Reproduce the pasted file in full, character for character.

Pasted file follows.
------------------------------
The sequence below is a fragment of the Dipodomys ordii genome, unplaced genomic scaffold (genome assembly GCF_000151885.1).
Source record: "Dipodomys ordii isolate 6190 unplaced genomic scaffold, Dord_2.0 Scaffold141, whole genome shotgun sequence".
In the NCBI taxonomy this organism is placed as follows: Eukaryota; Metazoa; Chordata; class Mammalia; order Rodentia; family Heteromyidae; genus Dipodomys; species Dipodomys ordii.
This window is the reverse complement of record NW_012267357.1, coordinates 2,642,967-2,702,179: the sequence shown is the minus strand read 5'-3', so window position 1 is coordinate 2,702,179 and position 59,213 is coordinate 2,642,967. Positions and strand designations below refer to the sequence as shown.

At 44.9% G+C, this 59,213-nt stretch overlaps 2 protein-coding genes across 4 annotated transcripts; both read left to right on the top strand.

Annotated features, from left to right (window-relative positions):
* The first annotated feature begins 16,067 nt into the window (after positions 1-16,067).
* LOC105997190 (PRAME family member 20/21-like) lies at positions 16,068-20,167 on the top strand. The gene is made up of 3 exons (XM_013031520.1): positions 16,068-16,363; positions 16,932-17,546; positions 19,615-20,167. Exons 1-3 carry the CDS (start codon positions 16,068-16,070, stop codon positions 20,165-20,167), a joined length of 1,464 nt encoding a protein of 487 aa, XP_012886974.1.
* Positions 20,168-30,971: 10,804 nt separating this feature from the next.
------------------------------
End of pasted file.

The sequence below is a fragment of the Dipodomys ordii genome, unplaced genomic scaffold (genome assembly GCF_000151885.1).
Source record: "Dipodomys ordii isolate 6190 unplaced genomic scaffold, Dord_2.0 Scaffold141, whole genome shotgun sequence".
In the NCBI taxonomy this organism is placed as follows: Eukaryota; Metazoa; Chordata; class Mammalia; order Rodentia; family Heteromyidae; genus Dipodomys; species Dipodomys ordii.
This window is the reverse complement of record NW_012267357.1, coordinates 2,642,967-2,702,179: the sequence shown is the minus strand read 5'-3', so window position 1 is coordinate 2,702,179 and position 59,213 is coordinate 2,642,967. Positions and strand designations below refer to the sequence as shown.

At 44.9% G+C, this 59,213-nt stretch overlaps 2 protein-coding genes across 4 annotated transcripts; both read left to right on the top strand.

Annotated features, from left to right (window-relative positions):
* The first annotated feature begins 16,067 nt into the window (after positions 1-16,067).
* LOC105997190 (PRAME family member 20/21-like) lies at positions 16,068-20,167 on the top strand. The gene is made up of 3 exons (XM_013031520.1): positions 16,068-16,363; positions 16,932-17,546; positions 19,615-20,167. Exons 1-3 carry the CDS (start codon positions 16,068-16,070, stop codon positions 20,165-20,167), a joined length of 1,464 nt encoding a protein of 487 aa, XP_012886974.1.
* Positions 20,168-30,971: 10,804 nt separating this feature from the next.